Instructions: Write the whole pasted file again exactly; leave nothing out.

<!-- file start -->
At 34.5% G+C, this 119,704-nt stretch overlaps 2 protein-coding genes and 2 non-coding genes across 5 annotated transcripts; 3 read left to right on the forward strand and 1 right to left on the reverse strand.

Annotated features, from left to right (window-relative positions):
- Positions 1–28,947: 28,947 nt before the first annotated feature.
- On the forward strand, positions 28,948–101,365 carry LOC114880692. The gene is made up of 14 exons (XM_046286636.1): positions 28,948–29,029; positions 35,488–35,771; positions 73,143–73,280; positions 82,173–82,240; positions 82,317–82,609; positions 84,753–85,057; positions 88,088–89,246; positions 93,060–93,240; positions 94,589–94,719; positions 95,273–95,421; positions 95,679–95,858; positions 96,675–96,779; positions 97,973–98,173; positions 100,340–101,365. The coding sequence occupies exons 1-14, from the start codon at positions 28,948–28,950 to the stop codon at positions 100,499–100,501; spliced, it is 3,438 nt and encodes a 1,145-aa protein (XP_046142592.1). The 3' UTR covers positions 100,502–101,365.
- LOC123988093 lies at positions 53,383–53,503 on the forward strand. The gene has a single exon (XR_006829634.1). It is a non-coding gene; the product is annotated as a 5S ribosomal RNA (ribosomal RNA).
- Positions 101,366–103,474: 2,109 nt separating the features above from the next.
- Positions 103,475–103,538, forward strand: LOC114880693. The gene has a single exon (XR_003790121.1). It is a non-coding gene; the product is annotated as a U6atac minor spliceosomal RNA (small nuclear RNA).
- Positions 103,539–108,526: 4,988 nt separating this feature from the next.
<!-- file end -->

At 34.5% G+C, this 119,704-nt stretch overlaps 2 protein-coding genes and 2 non-coding genes across 5 annotated transcripts; 3 read left to right on the forward strand and 1 right to left on the reverse strand.

Annotated features, from left to right (window-relative positions):
- Positions 1–28,947: 28,947 nt before the first annotated feature.
- On the forward strand, positions 28,948–101,365 carry LOC114880692. The gene is made up of 14 exons (XM_046286636.1): positions 28,948–29,029; positions 35,488–35,771; positions 73,143–73,280; positions 82,173–82,240; positions 82,317–82,609; positions 84,753–85,057; positions 88,088–89,246; positions 93,060–93,240; positions 94,589–94,719; positions 95,273–95,421; positions 95,679–95,858; positions 96,675–96,779; positions 97,973–98,173; positions 100,340–101,365. The coding sequence occupies exons 1-14, from the start codon at positions 28,948–28,950 to the stop codon at positions 100,499–100,501; spliced, it is 3,438 nt and encodes a 1,145-aa protein (XP_046142592.1). The 3' UTR covers positions 100,502–101,365.
- LOC123988093 lies at positions 53,383–53,503 on the forward strand. The gene has a single exon (XR_006829634.1). It is a non-coding gene; the product is annotated as a 5S ribosomal RNA (ribosomal RNA).
- Positions 101,366–103,474: 2,109 nt separating the features above from the next.
- Positions 103,475–103,538, forward strand: LOC114880693. The gene has a single exon (XR_003790121.1). It is a non-coding gene; the product is annotated as a U6atac minor spliceosomal RNA (small nuclear RNA).
- Positions 103,539–108,526: 4,988 nt separating this feature from the next.